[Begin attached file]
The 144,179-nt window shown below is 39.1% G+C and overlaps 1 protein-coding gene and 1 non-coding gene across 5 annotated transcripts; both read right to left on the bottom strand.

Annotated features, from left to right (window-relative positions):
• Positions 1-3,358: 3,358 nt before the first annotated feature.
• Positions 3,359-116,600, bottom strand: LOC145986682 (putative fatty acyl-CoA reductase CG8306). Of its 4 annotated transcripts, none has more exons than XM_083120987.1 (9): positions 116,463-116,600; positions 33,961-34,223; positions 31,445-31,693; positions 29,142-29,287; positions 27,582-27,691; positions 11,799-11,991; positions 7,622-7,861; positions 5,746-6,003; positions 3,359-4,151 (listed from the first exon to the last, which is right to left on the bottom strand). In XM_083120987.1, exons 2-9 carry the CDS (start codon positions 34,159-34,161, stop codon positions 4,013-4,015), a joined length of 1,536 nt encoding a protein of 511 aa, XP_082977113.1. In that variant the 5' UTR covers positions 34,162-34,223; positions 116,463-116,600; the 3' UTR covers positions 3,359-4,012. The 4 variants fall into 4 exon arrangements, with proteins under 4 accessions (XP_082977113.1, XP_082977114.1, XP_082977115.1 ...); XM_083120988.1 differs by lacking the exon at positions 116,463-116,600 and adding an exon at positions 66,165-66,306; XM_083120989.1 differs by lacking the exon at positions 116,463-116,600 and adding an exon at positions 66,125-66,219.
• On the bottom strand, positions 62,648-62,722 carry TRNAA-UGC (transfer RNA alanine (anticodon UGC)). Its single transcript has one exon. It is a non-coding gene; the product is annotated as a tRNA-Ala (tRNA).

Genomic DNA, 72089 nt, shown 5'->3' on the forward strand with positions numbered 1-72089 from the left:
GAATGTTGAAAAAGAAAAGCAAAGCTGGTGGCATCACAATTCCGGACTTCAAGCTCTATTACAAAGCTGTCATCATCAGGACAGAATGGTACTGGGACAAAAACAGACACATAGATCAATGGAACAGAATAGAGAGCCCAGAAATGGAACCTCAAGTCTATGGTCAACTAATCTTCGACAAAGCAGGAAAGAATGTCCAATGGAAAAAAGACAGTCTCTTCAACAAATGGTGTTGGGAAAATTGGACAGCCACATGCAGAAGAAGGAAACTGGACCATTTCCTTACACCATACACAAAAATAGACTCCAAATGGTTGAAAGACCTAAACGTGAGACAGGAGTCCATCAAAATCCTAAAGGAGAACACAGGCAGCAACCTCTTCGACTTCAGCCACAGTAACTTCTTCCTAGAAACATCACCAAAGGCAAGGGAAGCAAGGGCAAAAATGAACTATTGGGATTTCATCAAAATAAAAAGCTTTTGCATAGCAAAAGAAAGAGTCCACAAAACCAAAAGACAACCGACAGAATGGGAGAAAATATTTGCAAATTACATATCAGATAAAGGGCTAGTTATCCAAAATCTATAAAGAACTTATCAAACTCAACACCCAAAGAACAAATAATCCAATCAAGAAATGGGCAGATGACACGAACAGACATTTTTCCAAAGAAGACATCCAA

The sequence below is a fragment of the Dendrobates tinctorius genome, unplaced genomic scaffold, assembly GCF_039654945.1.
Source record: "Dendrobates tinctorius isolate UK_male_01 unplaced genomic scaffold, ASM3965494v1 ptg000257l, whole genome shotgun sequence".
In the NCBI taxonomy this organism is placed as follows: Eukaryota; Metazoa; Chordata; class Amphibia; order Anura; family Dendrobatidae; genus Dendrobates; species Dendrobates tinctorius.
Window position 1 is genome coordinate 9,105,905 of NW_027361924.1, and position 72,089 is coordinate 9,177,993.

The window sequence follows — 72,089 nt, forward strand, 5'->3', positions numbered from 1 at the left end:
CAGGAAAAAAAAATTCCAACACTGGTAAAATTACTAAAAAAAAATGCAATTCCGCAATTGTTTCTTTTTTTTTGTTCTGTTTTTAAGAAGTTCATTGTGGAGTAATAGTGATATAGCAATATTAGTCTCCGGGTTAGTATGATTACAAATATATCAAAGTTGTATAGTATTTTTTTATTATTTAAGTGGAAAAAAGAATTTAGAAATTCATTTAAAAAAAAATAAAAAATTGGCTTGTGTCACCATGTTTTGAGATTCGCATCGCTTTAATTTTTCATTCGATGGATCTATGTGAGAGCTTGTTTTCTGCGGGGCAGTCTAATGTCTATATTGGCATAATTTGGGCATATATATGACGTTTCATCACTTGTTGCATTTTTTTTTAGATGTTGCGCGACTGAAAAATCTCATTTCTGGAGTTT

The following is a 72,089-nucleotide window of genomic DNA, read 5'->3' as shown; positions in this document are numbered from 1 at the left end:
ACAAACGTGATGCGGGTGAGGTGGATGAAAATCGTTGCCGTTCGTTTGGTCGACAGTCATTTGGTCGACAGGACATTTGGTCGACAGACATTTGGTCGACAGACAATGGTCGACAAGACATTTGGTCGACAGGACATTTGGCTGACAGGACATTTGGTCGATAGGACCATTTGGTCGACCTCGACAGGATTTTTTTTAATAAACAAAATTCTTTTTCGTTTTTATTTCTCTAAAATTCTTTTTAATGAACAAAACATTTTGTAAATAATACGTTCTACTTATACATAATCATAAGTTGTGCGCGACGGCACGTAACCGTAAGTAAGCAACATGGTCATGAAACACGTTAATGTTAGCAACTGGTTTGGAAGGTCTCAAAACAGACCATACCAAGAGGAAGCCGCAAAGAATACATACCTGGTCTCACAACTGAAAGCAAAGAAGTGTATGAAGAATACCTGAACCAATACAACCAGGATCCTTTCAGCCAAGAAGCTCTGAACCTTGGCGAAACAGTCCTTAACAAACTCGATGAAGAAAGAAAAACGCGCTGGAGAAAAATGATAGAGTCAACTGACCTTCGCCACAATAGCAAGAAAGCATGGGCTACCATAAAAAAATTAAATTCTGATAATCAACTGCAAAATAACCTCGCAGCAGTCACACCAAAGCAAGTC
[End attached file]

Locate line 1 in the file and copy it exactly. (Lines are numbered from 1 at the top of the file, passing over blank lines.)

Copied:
The 144,179-nt window shown below is 39.1% G+C and overlaps 1 protein-coding gene and 1 non-coding gene across 5 annotated transcripts; both read right to left on the bottom strand.